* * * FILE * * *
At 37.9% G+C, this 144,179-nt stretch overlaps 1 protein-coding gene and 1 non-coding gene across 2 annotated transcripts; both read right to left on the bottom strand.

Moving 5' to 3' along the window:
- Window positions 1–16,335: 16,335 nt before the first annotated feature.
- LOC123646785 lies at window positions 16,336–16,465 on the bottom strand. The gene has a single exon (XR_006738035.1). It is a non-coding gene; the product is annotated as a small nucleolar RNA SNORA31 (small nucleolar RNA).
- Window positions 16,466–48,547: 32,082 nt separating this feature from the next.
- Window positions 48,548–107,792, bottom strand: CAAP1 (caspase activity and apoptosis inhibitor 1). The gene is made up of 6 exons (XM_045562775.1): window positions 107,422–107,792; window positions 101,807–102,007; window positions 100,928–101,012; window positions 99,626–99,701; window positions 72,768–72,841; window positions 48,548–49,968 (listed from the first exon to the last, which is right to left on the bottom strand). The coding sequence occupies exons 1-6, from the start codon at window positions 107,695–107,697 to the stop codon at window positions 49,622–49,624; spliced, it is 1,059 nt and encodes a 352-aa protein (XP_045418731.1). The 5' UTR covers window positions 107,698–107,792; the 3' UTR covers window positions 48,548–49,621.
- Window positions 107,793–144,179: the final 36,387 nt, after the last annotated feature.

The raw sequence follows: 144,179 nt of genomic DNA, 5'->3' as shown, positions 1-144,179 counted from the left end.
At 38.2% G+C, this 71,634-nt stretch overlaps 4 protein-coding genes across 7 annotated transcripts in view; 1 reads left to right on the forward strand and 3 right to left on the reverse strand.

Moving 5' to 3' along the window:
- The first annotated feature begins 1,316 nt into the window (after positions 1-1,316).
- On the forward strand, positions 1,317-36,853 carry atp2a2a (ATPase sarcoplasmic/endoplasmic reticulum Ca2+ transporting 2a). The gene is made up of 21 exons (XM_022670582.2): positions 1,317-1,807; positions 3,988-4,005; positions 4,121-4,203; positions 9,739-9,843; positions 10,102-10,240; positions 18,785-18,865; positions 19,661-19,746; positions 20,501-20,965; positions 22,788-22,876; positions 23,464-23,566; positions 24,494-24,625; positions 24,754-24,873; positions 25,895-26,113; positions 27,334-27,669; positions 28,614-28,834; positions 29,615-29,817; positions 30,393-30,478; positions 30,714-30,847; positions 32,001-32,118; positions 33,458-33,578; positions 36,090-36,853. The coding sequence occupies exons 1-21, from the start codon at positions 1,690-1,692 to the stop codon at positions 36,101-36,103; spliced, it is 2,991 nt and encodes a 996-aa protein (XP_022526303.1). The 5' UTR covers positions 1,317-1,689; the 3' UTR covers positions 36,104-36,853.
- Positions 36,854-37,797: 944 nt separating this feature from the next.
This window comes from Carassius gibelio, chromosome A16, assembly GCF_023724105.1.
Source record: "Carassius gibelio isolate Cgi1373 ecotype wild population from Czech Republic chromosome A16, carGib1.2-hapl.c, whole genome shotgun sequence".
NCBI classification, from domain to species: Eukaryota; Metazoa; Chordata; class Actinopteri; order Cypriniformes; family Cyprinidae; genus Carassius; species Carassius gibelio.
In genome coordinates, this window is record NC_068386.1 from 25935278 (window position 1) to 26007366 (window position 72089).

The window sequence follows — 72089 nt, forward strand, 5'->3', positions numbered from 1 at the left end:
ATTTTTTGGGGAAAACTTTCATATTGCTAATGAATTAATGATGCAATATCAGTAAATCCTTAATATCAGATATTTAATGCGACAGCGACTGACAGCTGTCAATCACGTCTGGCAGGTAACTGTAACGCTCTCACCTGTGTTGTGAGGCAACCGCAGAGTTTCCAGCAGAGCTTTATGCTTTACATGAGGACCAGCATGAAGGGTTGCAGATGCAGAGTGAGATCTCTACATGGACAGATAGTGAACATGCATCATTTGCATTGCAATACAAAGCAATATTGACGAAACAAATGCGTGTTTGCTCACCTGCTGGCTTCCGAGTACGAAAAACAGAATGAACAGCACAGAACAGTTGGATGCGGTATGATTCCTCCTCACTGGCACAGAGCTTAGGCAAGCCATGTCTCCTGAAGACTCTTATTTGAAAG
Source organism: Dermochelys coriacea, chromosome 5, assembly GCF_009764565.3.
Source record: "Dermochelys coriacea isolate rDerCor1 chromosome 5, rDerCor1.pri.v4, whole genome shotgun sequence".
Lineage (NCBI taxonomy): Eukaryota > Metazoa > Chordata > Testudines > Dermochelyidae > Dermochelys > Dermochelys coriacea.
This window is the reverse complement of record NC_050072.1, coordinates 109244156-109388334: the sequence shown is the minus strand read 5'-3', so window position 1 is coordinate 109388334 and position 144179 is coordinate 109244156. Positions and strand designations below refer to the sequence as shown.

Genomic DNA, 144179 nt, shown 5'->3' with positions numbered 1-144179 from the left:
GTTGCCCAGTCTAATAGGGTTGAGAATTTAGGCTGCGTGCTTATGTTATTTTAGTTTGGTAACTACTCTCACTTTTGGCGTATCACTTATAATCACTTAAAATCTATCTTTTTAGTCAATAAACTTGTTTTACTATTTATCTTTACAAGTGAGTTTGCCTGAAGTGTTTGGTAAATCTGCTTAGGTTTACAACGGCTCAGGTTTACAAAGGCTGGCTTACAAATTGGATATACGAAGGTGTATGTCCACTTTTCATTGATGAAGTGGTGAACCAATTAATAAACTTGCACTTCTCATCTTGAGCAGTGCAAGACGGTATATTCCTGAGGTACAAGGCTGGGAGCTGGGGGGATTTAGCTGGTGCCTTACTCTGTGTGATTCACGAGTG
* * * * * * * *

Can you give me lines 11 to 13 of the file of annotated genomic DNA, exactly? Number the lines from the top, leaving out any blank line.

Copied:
- The first annotated feature begins 1,316 nt into the window (after positions 1-1,316).
- On the forward strand, positions 1,317-36,853 carry atp2a2a (ATPase sarcoplasmic/endoplasmic reticulum Ca2+ transporting 2a). The gene is made up of 21 exons (XM_022670582.2): positions 1,317-1,807; positions 3,988-4,005; positions 4,121-4,203; positions 9,739-9,843; positions 10,102-10,240; positions 18,785-18,865; positions 19,661-19,746; positions 20,501-20,965; positions 22,788-22,876; positions 23,464-23,566; positions 24,494-24,625; positions 24,754-24,873; positions 25,895-26,113; positions 27,334-27,669; positions 28,614-28,834; positions 29,615-29,817; positions 30,393-30,478; positions 30,714-30,847; positions 32,001-32,118; positions 33,458-33,578; positions 36,090-36,853. The coding sequence occupies exons 1-21, from the start codon at positions 1,690-1,692 to the stop codon at positions 36,101-36,103; spliced, it is 2,991 nt and encodes a 996-aa protein (XP_022526303.1). The 5' UTR covers positions 1,317-1,689; the 3' UTR covers positions 36,104-36,853.
- Positions 36,854-37,797: 944 nt separating this feature from the next.